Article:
Atacama Desert. Desert adaptations. Desert landforms. Desert water table. Thermoregulation / Thermal comfort. Plant adaptations for deserts. Management of desertification. Snow in desert environments. Sahel desertification. *****Cities from scratch: watch new cities rise from the desert, jungle and sea. Massimo sur Twitter : "Kompsat-2 satellite captured this magnificent image over the sand seas of the Namib Desert in 2012. The blue and white area is the dry river bed of the Tsauchab. Black dots of vegetation are concentrated close to the river’s main ro. Looks like something straight out of the Dust Bowl. This was a dust storm (also called a haboob) today in Big Spring, TX! □ courtesy of Joe Scott. РоссиЯ □□ sur Twitter : "Wanna visit a region of geographical paradoxes? Go to #Russia'n #Siberia! In the Charskaya Valley the golden sands of the desert sit side by side with the wilderness of the taiga and the peaks of mountain ranges!
Stephen Lokier sur Twitter : "Aeolian sands from the Rub al Khali (Empty Quarter) of the UAE. Well-sorted, well-rounded quartz grains with a hematite coating (texturally and mineralogically mature. Frosted surfaces, typical of aeolian sands, records abras. This timelapse of Namib desert sand dunes travelling hundreds of meters in 30yrs is somewhat mesmerizing… Theconversation. At this time of year in Europe, you may have noticed something in the air.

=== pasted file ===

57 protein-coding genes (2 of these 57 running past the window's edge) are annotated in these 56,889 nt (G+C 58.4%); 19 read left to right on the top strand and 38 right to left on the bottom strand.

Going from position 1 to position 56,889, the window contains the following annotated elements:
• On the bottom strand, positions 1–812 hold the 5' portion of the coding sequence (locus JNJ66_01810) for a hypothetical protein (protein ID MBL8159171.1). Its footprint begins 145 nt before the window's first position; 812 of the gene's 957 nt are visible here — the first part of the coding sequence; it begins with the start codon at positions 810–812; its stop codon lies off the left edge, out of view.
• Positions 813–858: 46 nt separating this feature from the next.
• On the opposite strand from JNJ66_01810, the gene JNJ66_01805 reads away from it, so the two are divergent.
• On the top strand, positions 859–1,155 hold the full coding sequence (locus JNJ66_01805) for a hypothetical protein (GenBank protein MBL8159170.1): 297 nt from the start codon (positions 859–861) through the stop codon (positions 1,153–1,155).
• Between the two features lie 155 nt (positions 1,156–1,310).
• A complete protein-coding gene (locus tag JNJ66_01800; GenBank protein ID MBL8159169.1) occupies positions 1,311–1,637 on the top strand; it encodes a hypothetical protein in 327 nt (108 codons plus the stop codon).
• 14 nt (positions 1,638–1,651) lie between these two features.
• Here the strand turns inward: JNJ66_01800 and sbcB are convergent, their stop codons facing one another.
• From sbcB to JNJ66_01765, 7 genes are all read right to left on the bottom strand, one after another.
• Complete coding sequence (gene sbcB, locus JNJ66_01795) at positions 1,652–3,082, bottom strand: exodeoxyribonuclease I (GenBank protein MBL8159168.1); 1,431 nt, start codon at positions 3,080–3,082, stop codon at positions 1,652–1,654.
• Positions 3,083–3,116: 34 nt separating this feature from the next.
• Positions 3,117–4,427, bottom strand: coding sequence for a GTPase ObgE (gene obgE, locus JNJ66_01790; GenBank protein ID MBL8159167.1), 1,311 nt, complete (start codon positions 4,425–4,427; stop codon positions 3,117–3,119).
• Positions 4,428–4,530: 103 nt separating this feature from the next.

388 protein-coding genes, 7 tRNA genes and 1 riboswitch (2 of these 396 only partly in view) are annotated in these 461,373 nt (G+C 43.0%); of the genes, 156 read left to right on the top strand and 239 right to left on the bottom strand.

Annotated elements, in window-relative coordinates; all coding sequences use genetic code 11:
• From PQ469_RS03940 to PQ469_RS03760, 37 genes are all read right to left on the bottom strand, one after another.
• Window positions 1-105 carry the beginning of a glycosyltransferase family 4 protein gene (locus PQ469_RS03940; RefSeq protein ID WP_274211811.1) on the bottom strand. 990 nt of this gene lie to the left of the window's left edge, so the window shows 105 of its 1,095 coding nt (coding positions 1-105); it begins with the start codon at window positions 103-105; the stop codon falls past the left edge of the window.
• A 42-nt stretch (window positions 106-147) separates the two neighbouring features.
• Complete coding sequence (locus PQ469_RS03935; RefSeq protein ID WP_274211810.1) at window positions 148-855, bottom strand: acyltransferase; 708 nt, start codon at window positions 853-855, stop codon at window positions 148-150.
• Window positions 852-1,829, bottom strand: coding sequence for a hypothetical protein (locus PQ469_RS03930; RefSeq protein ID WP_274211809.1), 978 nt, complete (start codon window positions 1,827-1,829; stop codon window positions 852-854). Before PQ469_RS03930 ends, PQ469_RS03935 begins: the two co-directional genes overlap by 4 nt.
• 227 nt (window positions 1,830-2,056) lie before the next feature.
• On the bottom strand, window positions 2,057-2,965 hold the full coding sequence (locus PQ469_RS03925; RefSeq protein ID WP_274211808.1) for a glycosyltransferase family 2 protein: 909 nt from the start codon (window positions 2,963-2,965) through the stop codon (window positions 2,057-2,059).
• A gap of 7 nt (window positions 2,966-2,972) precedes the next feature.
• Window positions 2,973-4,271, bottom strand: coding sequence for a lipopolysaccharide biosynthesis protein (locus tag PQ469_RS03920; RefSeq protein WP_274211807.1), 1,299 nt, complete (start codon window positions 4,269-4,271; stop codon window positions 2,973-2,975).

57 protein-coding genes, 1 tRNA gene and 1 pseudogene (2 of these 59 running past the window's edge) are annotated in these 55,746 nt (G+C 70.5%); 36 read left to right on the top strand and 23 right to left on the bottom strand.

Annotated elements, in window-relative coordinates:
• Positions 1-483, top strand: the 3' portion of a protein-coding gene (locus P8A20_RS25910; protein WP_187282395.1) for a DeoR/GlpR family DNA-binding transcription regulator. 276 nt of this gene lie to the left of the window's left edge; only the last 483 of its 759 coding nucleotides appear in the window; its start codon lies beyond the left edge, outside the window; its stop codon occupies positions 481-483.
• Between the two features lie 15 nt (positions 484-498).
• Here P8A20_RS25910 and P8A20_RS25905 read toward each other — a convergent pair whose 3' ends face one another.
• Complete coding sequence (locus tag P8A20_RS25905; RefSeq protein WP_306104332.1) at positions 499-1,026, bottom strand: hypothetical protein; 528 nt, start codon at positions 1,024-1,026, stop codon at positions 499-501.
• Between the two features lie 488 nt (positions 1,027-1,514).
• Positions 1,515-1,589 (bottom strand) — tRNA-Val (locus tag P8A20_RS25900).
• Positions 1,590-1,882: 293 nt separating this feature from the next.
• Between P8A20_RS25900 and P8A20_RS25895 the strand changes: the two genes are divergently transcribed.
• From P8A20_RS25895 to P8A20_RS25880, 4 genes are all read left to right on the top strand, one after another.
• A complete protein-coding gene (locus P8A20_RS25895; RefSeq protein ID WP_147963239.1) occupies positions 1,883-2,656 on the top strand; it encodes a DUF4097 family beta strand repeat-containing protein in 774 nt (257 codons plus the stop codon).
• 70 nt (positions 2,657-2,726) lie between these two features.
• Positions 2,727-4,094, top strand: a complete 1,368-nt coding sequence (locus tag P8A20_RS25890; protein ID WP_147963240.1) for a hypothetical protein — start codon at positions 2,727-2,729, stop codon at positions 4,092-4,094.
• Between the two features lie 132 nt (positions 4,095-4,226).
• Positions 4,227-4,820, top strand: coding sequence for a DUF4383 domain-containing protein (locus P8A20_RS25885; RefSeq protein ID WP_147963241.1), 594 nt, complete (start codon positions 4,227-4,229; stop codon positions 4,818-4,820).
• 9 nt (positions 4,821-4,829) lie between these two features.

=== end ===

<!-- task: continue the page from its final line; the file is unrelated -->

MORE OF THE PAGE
Dust-laden winds blowing from the Sahara desert cause “seasonal haze episodes” that can even result in mud or “blood” rain. In West Africa, which experiences haze episodes between November and March, the dust-laden trade wind is called the Harmattan and has important implications, not only for soil fertility but also radio communication, visibility at airports and in shipping lanes, and also on livelihoods – and health. Dry skin and cracked lips are regular symptoms of exposure to the haze. But it presents more serious problems for asthmatics – and can lead to silicosis, a lung disease caused due to a high content of quartz in the dust.
Arid. Chile's Atacama desert: World's driest place in bloom after surprise rain - BBC News. Image copyright EPA.
*****By Using High-resolution Satellite Imagery to Survey Drylands, Researchers Boosted Estimates of Global Forest Cover by 9% - Geolounge. Two-fifths of the Earth’s surface is covered by drylands but the extent of forests in this biome was poorly understood until a group a researchers used high-resolution satellite imagery to remotely sense forest cover.